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Q&A: Commonwealth Coffee’s Ryan Fisher

Ryan Fisher, coffee expert and co-founder of the Park Hill roastery, chats about his love for the bean and taking second place at the inaugural NYC Coffee Masters Tournament.

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The launch of the semiannual Coffee Masters Tournament in London and New York this year was certainly buzz-worthy. The worldwide competition (think: Iron Chef for java) invited 20 talented baristas from around the globe to compete onstage—foaming, swirling, and tasting their way to the top. Denver’s own Ryan Fisher, co-founder and co-owner of Commonwealth, took home second place in New York two weeks ago. Here, his thoughts on the competition and his love of everything coffee.

5280: What sparked your interest in the coffee world?

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Ryan Fisher: I got into coffee when I was in graduate school at SMU. I was finishing up my PhD and needed a job, so a few friends and I messed around with coffee and realized we could do a lot with it. I ended up going to London to study coffee more in depth, and then came back to Dallas with that knowledge and made a pretty reputable cafe with those friends. In the end, I wanted a new adventure, so I sold my share back to them and moved to Denver to start Commonwealth.

So, tell us about Commonwealth.

We started up about two years ago. My partner, Jason Farrar, is really good at roasting. So, we started with just roasting and doing wholesale, and then started distributing to a few cafes that have been really successful.

Where do you get your coffee?

We get our coffee from everywhere, really. We love the importers we work with. They do a great job and we respect how they source the beans. Our mission is to buy incredible coffee beans, and then roast them to make something as sweet and complex as possible.

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What do you mean by that?

Well, we buy the top .5 percent of coffee in the world. It makes no sense to roast the beans a long time. We want people to taste the coffee, not the roasted taste, so we make sure the bean is cooked all the way through, but is still intact in its quality.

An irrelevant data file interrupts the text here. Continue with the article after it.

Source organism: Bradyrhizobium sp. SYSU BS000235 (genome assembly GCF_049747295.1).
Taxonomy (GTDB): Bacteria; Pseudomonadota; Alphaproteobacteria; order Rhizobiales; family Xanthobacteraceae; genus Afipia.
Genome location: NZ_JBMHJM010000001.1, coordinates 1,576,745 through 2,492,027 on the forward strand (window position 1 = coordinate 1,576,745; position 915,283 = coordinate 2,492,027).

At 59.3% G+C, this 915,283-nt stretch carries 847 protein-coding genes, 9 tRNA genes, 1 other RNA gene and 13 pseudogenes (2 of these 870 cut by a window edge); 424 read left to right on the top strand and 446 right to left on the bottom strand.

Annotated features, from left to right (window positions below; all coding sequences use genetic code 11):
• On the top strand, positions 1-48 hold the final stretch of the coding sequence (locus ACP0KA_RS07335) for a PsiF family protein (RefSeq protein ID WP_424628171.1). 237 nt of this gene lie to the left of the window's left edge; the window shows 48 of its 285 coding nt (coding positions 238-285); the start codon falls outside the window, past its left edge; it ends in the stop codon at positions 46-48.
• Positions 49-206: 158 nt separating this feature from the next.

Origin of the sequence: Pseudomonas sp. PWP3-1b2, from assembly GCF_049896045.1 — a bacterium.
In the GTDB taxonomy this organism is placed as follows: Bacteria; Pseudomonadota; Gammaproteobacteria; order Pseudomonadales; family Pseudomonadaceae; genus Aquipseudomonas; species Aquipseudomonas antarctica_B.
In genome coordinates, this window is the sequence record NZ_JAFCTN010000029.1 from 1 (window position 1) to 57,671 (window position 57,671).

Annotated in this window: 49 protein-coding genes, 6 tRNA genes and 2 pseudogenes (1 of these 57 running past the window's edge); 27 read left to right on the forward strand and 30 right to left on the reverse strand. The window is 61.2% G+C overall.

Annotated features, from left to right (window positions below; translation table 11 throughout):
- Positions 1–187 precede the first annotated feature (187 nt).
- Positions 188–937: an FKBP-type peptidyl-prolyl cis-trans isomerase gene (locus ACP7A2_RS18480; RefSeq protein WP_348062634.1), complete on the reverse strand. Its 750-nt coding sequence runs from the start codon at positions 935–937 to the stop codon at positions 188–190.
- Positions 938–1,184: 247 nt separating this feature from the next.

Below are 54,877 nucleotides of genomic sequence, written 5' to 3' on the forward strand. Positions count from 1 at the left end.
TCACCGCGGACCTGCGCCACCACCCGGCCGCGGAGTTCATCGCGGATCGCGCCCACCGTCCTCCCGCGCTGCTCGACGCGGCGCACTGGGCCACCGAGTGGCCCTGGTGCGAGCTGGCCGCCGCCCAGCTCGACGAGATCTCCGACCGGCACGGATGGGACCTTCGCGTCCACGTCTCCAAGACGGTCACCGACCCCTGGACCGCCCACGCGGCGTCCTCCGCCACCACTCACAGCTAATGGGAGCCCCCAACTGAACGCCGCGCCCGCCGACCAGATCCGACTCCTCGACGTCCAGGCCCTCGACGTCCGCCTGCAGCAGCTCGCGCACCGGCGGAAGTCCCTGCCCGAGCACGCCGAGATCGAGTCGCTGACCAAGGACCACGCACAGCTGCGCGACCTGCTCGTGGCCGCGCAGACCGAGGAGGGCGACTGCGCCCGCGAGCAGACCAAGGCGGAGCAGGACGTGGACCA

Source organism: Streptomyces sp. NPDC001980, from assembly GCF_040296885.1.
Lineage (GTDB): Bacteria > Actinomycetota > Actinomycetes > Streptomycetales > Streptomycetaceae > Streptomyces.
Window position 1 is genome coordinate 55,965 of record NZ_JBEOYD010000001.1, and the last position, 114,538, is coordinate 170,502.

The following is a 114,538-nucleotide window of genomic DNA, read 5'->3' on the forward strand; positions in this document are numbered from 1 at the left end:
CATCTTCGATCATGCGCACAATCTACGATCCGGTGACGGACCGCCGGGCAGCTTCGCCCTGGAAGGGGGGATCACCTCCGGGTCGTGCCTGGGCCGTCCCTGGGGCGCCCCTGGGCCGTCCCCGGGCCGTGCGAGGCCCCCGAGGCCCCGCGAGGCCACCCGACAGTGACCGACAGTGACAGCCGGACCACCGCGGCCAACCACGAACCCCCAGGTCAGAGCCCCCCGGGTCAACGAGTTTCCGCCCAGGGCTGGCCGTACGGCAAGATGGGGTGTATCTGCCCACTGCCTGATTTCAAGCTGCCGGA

What is one mistake coffee brewers are making?

I think people should pay more attention to the quality of their water. Coffee is 95 percent water. It’s literally just chemistry to extract coffee really well, and it’s pretty simple, but people don’t really pay attention to it.

How are you feeling about your big win at the New York City Coffee Masters Tournament?

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It was so fun! I feel great about getting second because it’s an international competition, but at the same time, I feel like I barely missed winning.

What was the tournament like?

There was a lot of pressure, and not really any way to train. Everything you do, you do on stage. You just have to be ready for everything. For instance, we did a latte art throw down, where the baristas go head-to-head pouring different designs. Then there was a mock order, where we had nine minutes to make 10 drinks with different ingredients. Lastly, we had to make a signature cocktail with some sort of coffee element. I took first in that contest.

What did you make?

It tasted a lot like an orange dreamsicle. I muddled orange and basil, added egg white and heavy cream, some chartreuse, Irish whiskey, and some cold brew, and shook it with ice. I also charged it with nitrogen twice, so it turned into a thick, drinkable foam.

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How do you make your coffee at home?

Actually, I don’t really drink coffee at home. I usually wait until I get to work to drink my first cup. But, I just won an espresso machine at this competition, so maybe that will change.

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